Another film from The Complete Dramatic Works of Shakespeare series from the BBC. However, unlike our last encounter with this series, this film has some redeeming qualities. First and foremost is that there are some actually decent actors in this cast. Uncle Vernon from the Harry Potter films plays Falstaff with a full beard that is probably all his. Probably lesser known to some is Mrs. Jennings from Sense and Sensibility (also in the Harry Potter films as the original Gryffindor portrait Fat Lady) plays Mrs. Quickly. But perhaps the most impressive cast member is Ben Kingsley (before he was a Sir) playing Mr. Ford. Our young couple of Fenton and Anne are actually pretty good looking but once again the internet has failed in providing me with pictures of them. Sadly the actor playing Fenton gets stuck in the high collars and poofy trousers and tights look for the entire film, the poor sod. I seriously doubt those were comfortable.
Speaking of the costumes, everyone is pretty well-dressed in their Elizabethan finery. With the exception of the fairy scene at the end of the play, no one’s skirts are too wide. The gents also get a pretty good deal with their costumes and only have to wear knee high stockings with their short pants rather than the full-on tights look. I was particularly envious of Slender’s hat which sadly isn’t in the picture below, but you can see he’s a pretty tatty dresser.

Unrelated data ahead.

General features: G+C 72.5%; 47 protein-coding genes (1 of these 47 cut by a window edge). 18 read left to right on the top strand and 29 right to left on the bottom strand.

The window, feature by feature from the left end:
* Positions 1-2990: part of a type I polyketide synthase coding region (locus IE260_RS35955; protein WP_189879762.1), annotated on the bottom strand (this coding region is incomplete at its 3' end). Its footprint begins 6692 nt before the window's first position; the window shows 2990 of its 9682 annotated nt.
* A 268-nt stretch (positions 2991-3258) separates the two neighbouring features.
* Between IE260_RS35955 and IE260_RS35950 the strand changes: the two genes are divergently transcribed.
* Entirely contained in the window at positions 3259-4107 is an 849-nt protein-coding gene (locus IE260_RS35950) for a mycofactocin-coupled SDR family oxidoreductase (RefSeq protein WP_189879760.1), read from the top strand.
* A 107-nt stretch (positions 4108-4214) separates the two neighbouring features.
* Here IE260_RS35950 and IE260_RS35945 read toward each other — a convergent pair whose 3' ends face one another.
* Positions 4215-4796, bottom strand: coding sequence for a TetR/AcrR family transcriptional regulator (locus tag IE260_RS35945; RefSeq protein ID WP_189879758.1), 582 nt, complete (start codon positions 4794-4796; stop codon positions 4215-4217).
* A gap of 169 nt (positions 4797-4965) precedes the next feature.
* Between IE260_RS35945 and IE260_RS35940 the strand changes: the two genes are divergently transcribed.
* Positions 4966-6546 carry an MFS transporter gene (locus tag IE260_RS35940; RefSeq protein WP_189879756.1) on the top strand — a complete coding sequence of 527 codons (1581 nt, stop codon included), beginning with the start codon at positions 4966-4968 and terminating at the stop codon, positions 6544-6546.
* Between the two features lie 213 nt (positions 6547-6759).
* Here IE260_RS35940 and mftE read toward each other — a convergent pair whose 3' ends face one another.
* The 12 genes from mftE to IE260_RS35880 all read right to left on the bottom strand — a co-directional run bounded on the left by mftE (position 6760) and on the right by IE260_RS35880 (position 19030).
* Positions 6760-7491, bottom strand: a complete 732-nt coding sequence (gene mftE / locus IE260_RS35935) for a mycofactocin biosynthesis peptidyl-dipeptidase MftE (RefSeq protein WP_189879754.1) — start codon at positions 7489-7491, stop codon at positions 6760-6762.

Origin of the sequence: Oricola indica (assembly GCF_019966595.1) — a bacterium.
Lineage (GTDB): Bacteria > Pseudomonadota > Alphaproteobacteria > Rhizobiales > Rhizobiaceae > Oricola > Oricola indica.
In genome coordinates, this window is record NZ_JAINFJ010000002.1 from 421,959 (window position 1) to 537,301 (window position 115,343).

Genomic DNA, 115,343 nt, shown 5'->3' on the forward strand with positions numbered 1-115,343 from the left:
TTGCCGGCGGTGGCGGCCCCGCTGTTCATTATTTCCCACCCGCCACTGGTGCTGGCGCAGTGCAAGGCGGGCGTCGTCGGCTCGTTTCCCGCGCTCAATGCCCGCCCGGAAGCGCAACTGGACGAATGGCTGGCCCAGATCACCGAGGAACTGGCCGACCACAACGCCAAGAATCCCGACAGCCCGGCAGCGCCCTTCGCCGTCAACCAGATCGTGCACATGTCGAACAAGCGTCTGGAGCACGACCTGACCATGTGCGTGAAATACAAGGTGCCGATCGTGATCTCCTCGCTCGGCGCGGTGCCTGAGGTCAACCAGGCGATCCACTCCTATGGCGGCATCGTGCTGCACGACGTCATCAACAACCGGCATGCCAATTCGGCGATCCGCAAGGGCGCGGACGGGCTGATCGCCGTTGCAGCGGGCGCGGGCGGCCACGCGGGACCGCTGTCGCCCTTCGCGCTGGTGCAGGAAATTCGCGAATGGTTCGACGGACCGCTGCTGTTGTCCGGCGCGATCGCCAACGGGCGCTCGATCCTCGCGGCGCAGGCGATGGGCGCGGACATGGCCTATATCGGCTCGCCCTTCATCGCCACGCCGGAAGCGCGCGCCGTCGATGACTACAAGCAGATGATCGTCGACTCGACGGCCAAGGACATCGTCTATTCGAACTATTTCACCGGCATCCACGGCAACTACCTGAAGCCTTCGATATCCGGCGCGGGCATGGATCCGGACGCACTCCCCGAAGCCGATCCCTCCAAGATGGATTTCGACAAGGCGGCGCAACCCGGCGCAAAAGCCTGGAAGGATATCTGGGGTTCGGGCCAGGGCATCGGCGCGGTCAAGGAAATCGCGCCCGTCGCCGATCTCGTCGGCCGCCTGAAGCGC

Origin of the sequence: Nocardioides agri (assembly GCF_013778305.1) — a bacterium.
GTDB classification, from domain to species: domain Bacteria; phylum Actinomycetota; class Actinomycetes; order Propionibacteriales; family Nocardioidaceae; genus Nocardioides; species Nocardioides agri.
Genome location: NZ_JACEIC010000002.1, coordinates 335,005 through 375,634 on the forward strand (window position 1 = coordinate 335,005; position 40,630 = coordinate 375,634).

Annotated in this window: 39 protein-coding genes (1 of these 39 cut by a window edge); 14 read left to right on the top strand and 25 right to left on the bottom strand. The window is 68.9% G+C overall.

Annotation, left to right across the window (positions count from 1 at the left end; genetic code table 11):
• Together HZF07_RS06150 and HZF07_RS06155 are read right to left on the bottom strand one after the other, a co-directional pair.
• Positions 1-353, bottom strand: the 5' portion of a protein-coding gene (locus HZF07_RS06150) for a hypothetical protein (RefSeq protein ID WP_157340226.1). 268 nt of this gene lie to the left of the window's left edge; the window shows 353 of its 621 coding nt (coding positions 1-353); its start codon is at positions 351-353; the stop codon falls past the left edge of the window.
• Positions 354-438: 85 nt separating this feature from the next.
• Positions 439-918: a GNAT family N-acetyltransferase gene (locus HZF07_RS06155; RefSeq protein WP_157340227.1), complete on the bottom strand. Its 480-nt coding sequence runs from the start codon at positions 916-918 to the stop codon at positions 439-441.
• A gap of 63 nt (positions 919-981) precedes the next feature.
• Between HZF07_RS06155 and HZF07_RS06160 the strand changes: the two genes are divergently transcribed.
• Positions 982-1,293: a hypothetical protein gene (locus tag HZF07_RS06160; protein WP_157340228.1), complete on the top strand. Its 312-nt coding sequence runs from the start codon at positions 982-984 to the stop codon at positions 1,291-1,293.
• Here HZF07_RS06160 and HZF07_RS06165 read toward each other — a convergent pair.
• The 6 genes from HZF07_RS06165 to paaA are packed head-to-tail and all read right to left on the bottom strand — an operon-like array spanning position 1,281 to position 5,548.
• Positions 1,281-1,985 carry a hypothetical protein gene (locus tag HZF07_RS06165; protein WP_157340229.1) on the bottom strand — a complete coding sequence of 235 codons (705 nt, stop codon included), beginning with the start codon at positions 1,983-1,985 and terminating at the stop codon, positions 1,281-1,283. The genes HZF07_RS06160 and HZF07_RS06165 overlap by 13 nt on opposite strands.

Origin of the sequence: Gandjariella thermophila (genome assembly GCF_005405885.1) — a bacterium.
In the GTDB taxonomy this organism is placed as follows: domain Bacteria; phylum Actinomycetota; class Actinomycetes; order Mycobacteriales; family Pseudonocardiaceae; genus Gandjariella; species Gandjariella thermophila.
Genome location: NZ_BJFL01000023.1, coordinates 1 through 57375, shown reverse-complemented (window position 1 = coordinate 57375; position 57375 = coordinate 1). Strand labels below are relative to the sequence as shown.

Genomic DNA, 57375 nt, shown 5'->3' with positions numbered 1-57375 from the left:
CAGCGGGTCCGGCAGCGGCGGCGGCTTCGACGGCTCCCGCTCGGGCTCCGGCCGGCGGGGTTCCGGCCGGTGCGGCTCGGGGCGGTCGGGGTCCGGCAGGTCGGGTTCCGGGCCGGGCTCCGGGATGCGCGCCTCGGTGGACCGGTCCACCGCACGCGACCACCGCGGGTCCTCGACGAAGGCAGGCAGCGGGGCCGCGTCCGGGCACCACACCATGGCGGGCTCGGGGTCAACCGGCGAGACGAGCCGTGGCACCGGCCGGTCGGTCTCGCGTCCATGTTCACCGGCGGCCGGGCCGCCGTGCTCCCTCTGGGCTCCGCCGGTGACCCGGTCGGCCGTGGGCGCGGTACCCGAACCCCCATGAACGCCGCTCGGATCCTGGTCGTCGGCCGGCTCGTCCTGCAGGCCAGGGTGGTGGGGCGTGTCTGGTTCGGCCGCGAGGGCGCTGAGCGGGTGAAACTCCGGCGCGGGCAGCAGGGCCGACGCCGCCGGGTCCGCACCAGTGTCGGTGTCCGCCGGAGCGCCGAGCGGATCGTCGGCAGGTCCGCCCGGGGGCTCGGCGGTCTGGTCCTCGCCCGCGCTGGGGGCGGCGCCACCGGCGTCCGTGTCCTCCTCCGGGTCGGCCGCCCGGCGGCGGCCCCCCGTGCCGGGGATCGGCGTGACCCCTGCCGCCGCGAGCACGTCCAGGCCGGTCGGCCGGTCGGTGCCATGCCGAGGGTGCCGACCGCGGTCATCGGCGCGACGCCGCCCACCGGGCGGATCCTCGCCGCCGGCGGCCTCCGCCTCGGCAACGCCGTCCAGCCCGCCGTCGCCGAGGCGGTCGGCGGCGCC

The best part of this film, which at 2 hours and 47 minutes is best viewed in chunks rather than in one sitting, is the superb acting of Ben Kingsley. He takes Ford’s jealousies to neurotic heights and makes the character an insecure and fidgety man who is forever trying to get the other men to pay attention to his cries of his wife’s unfaithfulness. His scenery chewing reaches even greater heights when he plays Ford pretending to be Brook for Falstaff. His voice, laugh, and facial expressions are priceless. Sadly, Falstaff wasn’t nearly as funny and came across as far harsher than I had read him. Although seeing him in the ridiculous fringed hat when he was dressed as a woman was pretty entertaining and actually overshadowed him when wearing stag’s horns on his head.
The director on this film did a really decent job with the material. Soliloquies and asides are addressed directly to the camera with the actors being unafraid of looking straight at us, which makes it far more enjoyable. I also really enjoyed the silent subplot that the director inserted of Mrs. Quickly hooking up with Pilot (one of Falstaff’s former cronies) as their eye-flirting was pretty hysterical.
Unfortunately, the ending of the play wasn’t quite as awesome as I’d hoped for. While the children dressed up as fairies are pretty adorable, the picking on Falstaff felt far too choreographed and didn’t have the feeling of chaos that I thought the scene deserved. However, the choreography of Slender and Dr. Caius running away with their “Anne”s while the real Anne runs off with Fenton is well done. Once all is resolved, the film ends with singing and a procession of the actors walking across the “hills” leaving me to wonder if there’s some unwritten rule in this series that all films must end this way.
Thus ends our first encounter with Falstaff, who will crop up again later in the year. On Sunday, we’ll move on to one of my favourite comedies, Twelfth Night.